Ed Miliband has attempted to limit the damage of a leaked internal Labour document urging activists to “move the conversation on” if voters raise immigration.
The Labour leader dismissed the memo – which is bound to be exploited by political opponents – as “not very well drafted” and denied he was trying to sidestep the controversial issue.
The document, advising MPs under pressure from the surge in support for Ukip, warns that writing to voters about immigration could be “unhelpful” and “risks undermining the broad coalition” Labour needs to win next year’s general election.
The leak overshadowed a major speech by Mr Miliband in which he detailed a pledge by an incoming Labour government to strengthen the immigration system.
Asked by journalists about the memo, he said: “I think what matters about our party is what I’m saying on this stage – the pledge we're making rather than some not very well drafted language in a briefing document. I don’t think anybody is in any doubt where Labour stands on this.”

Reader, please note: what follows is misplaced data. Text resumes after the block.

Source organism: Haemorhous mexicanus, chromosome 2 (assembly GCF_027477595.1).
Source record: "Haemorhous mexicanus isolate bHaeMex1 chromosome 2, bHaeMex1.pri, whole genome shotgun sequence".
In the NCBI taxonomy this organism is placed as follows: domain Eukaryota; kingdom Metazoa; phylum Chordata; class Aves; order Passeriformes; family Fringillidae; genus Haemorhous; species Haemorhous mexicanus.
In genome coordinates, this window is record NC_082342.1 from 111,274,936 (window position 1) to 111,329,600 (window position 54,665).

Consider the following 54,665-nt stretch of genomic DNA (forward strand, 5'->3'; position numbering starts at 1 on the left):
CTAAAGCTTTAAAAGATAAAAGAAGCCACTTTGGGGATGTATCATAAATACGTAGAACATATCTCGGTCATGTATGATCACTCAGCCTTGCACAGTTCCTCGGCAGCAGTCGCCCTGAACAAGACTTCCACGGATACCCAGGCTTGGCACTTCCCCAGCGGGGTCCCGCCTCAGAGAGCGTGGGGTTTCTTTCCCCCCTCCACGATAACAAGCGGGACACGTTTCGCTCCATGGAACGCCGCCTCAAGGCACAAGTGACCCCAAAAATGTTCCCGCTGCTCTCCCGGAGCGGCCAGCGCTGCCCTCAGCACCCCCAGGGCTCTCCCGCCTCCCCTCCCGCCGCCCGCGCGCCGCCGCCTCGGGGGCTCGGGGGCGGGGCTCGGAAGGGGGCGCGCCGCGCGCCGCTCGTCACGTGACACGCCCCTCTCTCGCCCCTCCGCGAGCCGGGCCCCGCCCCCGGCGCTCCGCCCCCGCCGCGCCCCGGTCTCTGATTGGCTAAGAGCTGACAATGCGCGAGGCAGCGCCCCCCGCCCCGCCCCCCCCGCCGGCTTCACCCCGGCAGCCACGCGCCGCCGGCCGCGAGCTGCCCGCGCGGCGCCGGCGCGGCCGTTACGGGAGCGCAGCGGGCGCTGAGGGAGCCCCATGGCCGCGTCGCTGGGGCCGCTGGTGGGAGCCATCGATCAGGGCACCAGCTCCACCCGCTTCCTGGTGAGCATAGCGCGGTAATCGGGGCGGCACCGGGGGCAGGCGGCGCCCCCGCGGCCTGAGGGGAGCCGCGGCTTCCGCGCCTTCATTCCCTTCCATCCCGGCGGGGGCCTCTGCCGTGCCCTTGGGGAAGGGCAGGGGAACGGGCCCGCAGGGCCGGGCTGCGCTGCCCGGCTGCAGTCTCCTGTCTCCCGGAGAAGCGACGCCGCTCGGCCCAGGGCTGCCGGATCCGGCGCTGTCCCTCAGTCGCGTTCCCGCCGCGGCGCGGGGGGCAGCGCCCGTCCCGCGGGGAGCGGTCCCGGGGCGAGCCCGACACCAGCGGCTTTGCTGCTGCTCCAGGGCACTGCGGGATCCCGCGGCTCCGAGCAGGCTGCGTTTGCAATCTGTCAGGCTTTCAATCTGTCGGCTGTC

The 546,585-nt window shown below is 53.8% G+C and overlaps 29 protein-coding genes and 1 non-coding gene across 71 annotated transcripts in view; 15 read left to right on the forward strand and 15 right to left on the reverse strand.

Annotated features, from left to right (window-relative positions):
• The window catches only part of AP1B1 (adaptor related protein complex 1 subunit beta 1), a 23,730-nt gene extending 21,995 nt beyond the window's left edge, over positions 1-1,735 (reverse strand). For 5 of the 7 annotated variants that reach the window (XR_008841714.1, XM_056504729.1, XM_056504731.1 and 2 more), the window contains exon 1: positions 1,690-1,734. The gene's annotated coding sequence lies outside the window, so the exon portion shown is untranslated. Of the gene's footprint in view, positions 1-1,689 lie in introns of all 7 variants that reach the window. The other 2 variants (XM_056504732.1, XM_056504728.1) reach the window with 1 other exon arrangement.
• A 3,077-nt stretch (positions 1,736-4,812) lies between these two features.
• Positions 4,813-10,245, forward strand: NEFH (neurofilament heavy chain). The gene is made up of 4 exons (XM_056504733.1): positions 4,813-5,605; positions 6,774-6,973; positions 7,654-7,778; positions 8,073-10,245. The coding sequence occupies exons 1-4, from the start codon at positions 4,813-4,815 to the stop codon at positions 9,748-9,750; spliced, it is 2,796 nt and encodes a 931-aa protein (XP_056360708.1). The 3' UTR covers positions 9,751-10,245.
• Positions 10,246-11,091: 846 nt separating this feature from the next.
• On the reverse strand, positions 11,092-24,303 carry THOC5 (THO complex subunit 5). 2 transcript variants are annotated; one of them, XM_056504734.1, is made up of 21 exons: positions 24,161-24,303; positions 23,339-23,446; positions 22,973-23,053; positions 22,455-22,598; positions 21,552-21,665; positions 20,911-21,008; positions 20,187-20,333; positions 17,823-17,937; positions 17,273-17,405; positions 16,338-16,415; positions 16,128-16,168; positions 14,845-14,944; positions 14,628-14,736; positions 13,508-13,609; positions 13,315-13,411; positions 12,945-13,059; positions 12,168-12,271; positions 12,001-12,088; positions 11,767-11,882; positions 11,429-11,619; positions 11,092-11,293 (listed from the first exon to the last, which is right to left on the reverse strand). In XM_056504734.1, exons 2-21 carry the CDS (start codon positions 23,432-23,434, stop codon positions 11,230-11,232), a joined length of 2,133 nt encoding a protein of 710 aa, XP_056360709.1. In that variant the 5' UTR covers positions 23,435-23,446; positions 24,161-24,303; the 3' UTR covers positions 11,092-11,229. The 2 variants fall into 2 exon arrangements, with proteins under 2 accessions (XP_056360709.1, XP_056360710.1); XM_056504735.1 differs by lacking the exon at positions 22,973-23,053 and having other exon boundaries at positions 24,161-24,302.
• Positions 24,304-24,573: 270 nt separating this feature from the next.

He added: “We are very clear about this. That is why I'm standing on this stage with our pledge on immigration. The Labour Party not only takes this seriously, but I’ve changed Labour's approach.
“It's the second pledge we’re making. It's going to be on all our pledge cards for the general election. We think it is an important issue and it’s an issue we’re not only going to talk about but show the action we're going to take.”
In his speech, in Great Yarmouth in Norfolk, he vowed to make it a criminal offence for employers to undercut pay and conditions by exploiting migrant workers.
He said Labour’s planned crackdown would form part of a package to tackle concerns over immigration, including the introduction of entry and exit checks, a limit on in-work benefits for EU migrants, and the extension to two years of the period before which immigrants can claim out-of-work benefits.
Mr Miliband said in his speech: “When people worry about the real impact immigration has, this Labour Party will always respond to those concerns, not dismiss them.
“It isn’t prejudiced to worry about immigration, it is understandable.”
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